Cultural experts have raised alarms over the environmental costs of a long-running construction project to erect a major modern art museum in Berlin.
The Museum of the 20th Century, designed by the Swiss star architects Herzog and de Meuron, has been in the works since 2019. Critics working in fields across architecture and conservation have criticized the project’s design efficiency and delays as the climate crisis has increased scrutiny over large-scale building projects in urban hubs.
Calls for construction of the project to be halted over design issues that critics see as an environmental threat have circulated in the last month, The Guardian reported Sunday.
Detractors of the project have criticized various aspects of the construction plan, ranging from its materials to its internal structure for being unsustainable. Critics have pointed to the use of concrete — a high carbon-emission building material — and a high-energy use ventilation system required to mitigate affects related to its transparent interior structure as being among the main concerns.
In a statement to The Guardian, conservation scientist Stefan Simon said the project would fail to meet the European Union’s climate neutrality goals. The concerns follow the United Nations recent climate summit this month that included calls for large global economies to further cut carbon emissions and escalating climate-related protests staged at museums in Europe by the activist group Just Stop Oil.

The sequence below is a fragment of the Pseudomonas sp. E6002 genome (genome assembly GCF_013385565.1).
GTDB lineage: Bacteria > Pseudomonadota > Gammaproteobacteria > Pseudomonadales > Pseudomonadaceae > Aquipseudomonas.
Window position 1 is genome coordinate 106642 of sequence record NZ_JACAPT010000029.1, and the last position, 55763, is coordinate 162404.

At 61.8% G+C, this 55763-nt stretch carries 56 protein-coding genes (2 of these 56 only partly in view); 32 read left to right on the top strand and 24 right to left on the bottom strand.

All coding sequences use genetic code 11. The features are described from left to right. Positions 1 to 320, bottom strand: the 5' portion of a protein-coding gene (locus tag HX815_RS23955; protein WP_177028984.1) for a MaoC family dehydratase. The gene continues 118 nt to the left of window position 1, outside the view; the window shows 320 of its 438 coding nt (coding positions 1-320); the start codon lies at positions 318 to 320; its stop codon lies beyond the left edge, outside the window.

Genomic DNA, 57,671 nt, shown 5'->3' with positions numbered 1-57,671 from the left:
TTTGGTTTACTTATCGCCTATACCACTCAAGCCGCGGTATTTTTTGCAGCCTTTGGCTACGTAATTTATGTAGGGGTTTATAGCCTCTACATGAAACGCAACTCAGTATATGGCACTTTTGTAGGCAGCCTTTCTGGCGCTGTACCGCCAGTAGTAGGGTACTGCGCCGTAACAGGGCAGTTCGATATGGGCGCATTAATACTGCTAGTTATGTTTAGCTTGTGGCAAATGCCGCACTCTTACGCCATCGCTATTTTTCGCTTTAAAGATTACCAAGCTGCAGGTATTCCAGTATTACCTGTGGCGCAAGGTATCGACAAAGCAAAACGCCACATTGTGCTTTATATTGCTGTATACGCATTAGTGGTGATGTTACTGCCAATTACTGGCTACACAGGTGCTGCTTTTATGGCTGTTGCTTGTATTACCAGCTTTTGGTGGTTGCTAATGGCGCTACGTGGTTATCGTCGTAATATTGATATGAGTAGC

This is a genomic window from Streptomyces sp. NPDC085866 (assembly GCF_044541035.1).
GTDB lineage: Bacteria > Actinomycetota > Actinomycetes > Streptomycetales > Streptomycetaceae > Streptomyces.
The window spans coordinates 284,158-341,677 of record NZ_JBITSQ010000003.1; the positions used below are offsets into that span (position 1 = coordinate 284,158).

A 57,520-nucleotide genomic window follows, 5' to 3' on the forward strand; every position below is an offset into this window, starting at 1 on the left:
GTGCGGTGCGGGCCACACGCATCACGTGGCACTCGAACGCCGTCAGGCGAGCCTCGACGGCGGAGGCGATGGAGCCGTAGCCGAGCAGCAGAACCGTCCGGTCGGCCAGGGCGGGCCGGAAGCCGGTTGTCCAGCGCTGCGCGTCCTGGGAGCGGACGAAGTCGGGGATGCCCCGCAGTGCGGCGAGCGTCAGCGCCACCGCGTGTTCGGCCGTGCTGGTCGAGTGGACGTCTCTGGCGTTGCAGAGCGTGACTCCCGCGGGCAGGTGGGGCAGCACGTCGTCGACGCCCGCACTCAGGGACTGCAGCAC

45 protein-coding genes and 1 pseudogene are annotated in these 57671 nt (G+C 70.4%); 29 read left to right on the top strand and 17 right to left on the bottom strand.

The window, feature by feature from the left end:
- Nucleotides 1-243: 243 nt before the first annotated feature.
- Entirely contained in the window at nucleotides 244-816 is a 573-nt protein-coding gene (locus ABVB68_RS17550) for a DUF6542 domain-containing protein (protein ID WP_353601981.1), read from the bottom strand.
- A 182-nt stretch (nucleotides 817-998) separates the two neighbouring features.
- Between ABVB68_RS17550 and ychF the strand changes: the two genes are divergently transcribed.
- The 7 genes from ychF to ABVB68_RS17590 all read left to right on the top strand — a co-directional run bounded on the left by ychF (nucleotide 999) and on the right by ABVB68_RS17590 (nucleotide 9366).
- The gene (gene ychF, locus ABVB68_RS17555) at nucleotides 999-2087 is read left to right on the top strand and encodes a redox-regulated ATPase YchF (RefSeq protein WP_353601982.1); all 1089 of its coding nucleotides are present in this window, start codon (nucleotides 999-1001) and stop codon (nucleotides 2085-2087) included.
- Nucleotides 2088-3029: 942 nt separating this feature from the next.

The building project, an extension of the Neue Nationalgalerie in Berlin, officially began in 2019 when German officials unveiled plans to build an exhibition space that would hold a large collection of art produced by European artists in the 20th century, including works by Gerhard Richter, Joseph Beuys, and Ernst Ludwig Kirchner.
Now estimated to cost €450 million ($500 million), a figure that is double its original €179 million ($155 million) price tag, the museum has been billed as a future milestone for the capital’s cultural sector, promising to serve as a major historical touchpoint focused on the modern era that the city has previously lacked. The opening of the new museum was originally planned for 2021.
The German government has allocated an additional €10 million ($10.3 million) from its annual budget to address the energy deficiencies in the construction’s plan in response to the mounting criticism. The country’s culture minister, Claudia Roth, has called for the museum’s design to be revised. Roth, who took office in January, pledged to put an official focus on sustainability issues for arts venues.